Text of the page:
OAS/PFAS happens because some grass pollen is similar to the protein in some fruits, vegetables, and nuts.2 Your immune system gets confused and can’t tell the difference between the two. Eating these foods may cause your mouth, lips, tongue, and throat to itch or swell. You may be able to eat foods that cause OAS/PFAS symptoms if you remove their skins and/or cook them. Heat affects the proteins (e.g., breaks them down), so you may be able to eat these foods cooked instead of raw. For example, a fresh tomato may cause symptoms, but a person with OAS may be able to eat cooked marinara sauce or ketchup without symptoms.
Timothy and orchard grass pollen can cross-react and trigger oral allergy symptoms when you eat:
- White potato
What Is the Treatment for Grass Pollen Allergy?
There is no cure for a grass pollen allergy, but you can manage it. There are many allergy treatment options to help you. Here are some steps to managing your grass pollen allergy:
- Talk with your doctor and get a valid allergy test to confirm your allergies or to rule out allergies. Skin prick testing is done by an allergist. This test adds a small amount of the allergen to your skin and pricks the surface of your skin. The allergist then assesses your immune reaction. An allergist or primary care provider may order a blood test known as a specific immunoglobulin (IgE) allergy test. This testing also assesses your immune reaction to common allergens such as grass pollen.
- Track the pollen count for your area. The local news often reports the type of pollen and count for your area, especially when pollen is high. You also can check for your area’s pollen counts from the National Allergy Bureau.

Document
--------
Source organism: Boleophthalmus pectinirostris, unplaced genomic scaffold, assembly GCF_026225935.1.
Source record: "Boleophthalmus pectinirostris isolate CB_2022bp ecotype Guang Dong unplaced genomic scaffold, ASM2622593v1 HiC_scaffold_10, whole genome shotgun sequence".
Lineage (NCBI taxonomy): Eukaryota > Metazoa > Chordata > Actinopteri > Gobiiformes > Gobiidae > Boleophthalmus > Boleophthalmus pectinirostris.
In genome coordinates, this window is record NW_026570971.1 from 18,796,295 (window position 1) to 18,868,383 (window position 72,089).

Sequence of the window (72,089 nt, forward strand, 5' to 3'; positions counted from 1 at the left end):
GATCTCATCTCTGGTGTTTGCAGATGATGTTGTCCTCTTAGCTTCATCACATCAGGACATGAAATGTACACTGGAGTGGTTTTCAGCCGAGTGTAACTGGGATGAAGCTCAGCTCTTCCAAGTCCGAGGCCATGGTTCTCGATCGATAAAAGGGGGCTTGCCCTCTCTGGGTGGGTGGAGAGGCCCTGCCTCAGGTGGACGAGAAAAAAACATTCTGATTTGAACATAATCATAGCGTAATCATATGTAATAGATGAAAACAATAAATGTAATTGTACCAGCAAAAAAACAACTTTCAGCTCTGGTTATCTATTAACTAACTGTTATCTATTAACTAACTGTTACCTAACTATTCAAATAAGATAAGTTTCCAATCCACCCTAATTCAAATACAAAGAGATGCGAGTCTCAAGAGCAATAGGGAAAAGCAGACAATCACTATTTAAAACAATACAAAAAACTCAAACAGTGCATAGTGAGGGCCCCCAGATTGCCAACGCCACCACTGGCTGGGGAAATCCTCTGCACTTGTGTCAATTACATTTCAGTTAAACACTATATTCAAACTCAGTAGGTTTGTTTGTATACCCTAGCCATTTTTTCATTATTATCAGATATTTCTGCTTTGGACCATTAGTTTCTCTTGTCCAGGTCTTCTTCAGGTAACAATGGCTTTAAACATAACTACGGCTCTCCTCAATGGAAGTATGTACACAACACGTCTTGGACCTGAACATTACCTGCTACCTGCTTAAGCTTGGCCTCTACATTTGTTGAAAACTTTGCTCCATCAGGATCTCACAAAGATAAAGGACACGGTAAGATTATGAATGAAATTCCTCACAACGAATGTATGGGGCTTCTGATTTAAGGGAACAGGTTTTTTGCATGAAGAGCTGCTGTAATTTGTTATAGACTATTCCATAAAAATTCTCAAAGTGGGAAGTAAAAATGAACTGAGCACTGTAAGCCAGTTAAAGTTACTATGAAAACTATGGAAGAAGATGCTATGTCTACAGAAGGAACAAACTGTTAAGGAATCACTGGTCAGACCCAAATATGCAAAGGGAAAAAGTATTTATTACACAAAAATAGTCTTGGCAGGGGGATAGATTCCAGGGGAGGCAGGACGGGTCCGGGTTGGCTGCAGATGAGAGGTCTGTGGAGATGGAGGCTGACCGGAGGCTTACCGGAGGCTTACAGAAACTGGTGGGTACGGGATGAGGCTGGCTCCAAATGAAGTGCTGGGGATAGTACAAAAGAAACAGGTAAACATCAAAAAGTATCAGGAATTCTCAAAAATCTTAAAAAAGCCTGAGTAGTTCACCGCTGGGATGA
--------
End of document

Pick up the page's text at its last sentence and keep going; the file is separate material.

- Stay indoors with central air conditioning when the pollen count is high, if possible. Get a CERTIFIED asthma & allergy friendly® air filter for your air conditioner. If you don’t have air conditioning to stay cool, try to keep your windows and doors closed during high pollen days and hours. During grass pollen season, grass starts releasing pollen in the morning and it peaks in midday or afternoon.
- Prevent pollen from being tracked into your home. If you spend a lot of time outside during peak pollen time:
- Take your shoes off outside
- Don’t wear your “outside” clothes to bed
- Cover your hair when outside or wash it at night
- Wipe off pets before they enter your home
- Consider taking a shower when coming indoors after being outdoors for a significant period of time
- Take allergy medicines and start treatment before grass pollen season starts in your area. Find out what time of year grass pollen starts to appear in your area so you can start allergy treatment at least two weeks before pollen season begins. Many over-the-counter medicines work well to control pollen allergy symptoms. They can also help eye, nose, and airway symptoms.
Allergy Medicine Guide for Pollen Allergy